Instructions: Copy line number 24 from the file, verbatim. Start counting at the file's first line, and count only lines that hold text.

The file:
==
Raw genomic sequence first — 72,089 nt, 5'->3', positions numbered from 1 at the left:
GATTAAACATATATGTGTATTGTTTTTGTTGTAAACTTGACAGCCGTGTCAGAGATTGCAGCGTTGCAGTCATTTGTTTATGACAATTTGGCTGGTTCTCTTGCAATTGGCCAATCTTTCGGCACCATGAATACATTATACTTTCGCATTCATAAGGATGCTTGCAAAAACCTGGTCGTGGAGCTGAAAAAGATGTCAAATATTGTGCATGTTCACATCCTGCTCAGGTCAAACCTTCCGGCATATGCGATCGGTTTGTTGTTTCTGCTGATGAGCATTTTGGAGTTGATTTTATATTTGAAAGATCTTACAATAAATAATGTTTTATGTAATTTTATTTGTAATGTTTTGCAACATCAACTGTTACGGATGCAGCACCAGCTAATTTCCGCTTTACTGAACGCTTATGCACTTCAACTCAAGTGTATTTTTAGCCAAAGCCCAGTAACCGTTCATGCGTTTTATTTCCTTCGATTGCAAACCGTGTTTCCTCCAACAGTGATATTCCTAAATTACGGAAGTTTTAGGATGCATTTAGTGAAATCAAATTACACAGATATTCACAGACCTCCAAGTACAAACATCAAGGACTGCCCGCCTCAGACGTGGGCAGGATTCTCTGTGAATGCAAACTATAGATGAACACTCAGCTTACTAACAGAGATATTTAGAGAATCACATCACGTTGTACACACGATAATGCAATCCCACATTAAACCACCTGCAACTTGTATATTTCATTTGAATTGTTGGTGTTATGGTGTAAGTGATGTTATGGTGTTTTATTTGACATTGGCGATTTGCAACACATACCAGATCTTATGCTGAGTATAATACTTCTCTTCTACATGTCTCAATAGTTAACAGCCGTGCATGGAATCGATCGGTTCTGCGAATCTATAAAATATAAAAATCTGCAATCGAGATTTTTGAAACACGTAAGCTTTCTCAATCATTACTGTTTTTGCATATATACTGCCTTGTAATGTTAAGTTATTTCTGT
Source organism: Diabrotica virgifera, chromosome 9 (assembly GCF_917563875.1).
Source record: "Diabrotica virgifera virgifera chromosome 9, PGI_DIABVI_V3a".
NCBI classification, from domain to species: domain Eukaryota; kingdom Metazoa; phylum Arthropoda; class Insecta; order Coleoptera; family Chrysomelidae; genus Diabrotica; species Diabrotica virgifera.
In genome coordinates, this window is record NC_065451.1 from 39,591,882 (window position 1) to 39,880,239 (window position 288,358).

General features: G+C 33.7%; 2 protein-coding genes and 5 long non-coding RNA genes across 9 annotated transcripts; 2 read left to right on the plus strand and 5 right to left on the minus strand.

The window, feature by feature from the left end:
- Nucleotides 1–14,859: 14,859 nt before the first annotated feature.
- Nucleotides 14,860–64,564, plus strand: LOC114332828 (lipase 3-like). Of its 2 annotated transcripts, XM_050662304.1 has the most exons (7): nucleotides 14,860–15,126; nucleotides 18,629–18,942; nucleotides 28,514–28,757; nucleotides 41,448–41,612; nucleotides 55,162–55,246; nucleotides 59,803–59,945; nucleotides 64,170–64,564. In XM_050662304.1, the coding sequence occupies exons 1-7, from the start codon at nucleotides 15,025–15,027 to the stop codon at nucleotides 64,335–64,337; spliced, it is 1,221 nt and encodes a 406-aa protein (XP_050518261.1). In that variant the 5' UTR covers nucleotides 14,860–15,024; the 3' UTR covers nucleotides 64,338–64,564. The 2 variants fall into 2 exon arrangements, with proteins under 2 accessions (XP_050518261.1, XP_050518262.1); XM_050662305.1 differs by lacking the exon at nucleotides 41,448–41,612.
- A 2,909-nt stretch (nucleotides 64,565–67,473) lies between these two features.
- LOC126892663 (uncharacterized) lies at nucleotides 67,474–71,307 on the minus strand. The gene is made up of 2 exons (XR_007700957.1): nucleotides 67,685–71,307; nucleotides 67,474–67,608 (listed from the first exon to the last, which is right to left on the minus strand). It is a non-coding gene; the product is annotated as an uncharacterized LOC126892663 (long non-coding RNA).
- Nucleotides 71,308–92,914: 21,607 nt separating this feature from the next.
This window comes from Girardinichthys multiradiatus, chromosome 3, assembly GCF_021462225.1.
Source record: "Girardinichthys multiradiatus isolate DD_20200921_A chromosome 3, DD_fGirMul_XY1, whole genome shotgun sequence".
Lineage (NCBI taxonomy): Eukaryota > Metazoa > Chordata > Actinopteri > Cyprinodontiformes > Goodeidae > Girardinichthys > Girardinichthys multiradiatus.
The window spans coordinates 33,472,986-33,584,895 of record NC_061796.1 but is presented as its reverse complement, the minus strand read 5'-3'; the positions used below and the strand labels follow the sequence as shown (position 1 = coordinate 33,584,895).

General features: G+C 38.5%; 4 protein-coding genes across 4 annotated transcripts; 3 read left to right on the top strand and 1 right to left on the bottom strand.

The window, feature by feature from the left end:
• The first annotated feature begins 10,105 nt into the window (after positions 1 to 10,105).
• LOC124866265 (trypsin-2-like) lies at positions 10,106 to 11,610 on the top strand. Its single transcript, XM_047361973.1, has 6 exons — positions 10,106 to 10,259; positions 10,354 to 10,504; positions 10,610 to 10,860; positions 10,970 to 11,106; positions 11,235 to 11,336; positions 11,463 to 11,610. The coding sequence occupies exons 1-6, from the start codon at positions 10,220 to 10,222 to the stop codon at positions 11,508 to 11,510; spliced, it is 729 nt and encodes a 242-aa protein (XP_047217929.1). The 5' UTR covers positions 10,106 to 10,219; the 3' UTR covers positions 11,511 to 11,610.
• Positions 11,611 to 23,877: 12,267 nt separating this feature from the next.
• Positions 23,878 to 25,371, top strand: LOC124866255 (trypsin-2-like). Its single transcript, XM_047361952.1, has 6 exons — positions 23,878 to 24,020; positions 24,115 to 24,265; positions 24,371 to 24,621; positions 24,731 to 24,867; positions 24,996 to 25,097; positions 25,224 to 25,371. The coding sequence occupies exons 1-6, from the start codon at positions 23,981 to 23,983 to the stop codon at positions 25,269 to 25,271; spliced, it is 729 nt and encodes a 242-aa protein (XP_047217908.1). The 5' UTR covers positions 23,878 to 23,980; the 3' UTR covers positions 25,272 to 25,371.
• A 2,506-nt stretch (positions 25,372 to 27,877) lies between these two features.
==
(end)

• A 2,506-nt stretch (positions 25,372 to 27,877) lies between these two features.